Wednesday, January 11, 2006

The One Year Bible

We are 11 days into the New Year and I hope you have kept up with the reading so far. If you are a bit behind don’t worry. Just read two lessons a day until you catch up. Don’t try to read it all in one day. Also, remember that we have a lot of reading to do this year so don’t get bogged down with all the details. If something really strikes you spend some time and investigate it but don’t get too off track. Keep those questions coming in. I don’t know if I will be able to answer them all but I will do my best. I will also give you some websites to check out so you can find some answers on your own. Pastor Kritzer will be chiming in on the blog as he reads through with us. Feel free to comment on his posts as well.

Where we have been:

The Old Testament:
Genesis marks the beginning of the story of God’s chosen people. We have read about Adam and Eve and the fall into sin, Noah and the flood, Abraham and Sarah and now we are getting into Isaac and Jacob. One big thing to notice is the repetition of the promise that was given to Abraham. One of my seminary profs calls this the PLR promise. God promises to make them into a great people, to give them land, and to have a relationship with them. This PLR promise is repeated in various forms. Make a note of it in your Bible each time it comes up. We will soon start seeing a pattern develop in the Old Testament of rebellion and redemption. This theme continues and still continues today. The redemption is finally won with the death of the promised Messiah.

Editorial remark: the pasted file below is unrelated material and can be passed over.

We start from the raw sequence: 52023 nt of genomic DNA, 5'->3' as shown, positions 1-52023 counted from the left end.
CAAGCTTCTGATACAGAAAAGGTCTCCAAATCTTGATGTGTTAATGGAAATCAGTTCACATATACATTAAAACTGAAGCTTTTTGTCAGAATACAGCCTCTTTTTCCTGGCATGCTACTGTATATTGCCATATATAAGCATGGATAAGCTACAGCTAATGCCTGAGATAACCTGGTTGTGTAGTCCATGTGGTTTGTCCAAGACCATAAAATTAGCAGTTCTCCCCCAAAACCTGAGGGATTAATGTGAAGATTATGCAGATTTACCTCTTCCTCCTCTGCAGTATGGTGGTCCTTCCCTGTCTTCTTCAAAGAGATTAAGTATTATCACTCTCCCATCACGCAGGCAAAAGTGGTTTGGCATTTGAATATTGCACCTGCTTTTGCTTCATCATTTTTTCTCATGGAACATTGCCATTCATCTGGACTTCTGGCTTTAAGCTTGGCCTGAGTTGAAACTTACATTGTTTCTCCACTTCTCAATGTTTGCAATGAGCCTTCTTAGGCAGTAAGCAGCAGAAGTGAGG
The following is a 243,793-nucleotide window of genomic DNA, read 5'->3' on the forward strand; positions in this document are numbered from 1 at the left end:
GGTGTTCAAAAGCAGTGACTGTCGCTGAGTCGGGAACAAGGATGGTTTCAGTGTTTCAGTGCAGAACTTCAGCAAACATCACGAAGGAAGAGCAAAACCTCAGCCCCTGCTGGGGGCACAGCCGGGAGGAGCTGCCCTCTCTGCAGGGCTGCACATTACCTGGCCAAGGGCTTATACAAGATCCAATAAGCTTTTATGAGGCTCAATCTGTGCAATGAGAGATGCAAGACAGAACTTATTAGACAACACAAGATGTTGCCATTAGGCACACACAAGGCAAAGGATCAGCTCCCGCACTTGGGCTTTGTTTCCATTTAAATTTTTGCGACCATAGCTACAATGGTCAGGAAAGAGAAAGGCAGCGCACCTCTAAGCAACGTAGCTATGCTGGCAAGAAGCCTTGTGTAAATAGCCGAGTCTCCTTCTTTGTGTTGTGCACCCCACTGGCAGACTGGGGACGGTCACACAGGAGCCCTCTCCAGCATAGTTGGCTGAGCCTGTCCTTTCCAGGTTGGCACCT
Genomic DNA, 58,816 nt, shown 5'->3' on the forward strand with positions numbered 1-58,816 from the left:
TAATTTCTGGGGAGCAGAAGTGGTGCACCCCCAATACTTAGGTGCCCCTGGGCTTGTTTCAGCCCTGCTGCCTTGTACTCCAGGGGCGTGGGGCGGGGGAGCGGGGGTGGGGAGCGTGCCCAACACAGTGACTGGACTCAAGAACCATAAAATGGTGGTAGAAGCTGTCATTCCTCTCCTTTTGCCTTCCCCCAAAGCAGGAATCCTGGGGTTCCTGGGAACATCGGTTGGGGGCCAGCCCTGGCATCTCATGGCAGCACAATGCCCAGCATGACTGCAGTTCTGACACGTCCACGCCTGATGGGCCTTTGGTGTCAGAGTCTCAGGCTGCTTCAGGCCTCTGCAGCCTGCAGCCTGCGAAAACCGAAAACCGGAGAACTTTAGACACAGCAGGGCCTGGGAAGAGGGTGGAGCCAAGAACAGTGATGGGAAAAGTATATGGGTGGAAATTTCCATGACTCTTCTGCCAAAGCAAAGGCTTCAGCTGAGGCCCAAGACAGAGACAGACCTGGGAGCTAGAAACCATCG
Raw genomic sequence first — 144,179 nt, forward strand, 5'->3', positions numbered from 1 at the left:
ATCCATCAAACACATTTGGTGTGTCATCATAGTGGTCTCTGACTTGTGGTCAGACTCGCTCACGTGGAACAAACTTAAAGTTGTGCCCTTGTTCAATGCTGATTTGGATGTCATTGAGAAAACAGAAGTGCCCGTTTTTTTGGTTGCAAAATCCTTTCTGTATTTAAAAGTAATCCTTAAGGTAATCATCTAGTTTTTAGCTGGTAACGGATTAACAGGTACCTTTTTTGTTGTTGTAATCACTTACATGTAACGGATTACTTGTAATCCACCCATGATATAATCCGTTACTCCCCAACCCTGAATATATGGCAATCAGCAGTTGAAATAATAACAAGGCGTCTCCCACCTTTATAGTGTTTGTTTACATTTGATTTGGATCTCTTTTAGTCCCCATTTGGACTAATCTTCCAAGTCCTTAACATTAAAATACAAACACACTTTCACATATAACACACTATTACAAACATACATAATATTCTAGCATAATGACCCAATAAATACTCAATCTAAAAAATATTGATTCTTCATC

The New Testament:

We see at the beginning of Matthew’s Gospel some very intentional actions. Calling out of Egypt, the Baptism of Jesus and the Temptation in the desert. I mentioned this in my last post that these three events would strike a chord with the Jews. They would see the similarity of the story of Jesus with that of the Exodus. Matthew then goes on and has Jesus restating the law. This was very important for the Jews. Jesus drives the point home that no one can live up to the law. He says that we are to be perfect!! Since no one can do this he also helps us to realize that we are in need of a Savior.

Psalms & Proverbs:

I said in the last post that I would give you some information about Psalms and Proverbs this week. We will highlight some key themes in later weeks.

Purpose of the book of Psalms: To provide poetry for the expression of praise, worship, and confession to God.

Authors: David wrote 73 psalms, Asaph wrote 12, the sons of Korah wrote nine, Solomon wrote two, Etan and Moses each wrote one, and 51 are anonymous.

Date written: Between the time of Moses (around 1440 BC) and the Babylonian Captivity (586 BC)

Setting: For the most part, the psalms were not intended to be narrations of historical events. However, they often parallel events in history such as David’s flight from Saul and his sin with Bathsheba.

Key Verse: “Let everything that has breath praise the LORD” (150:6)

Key person: David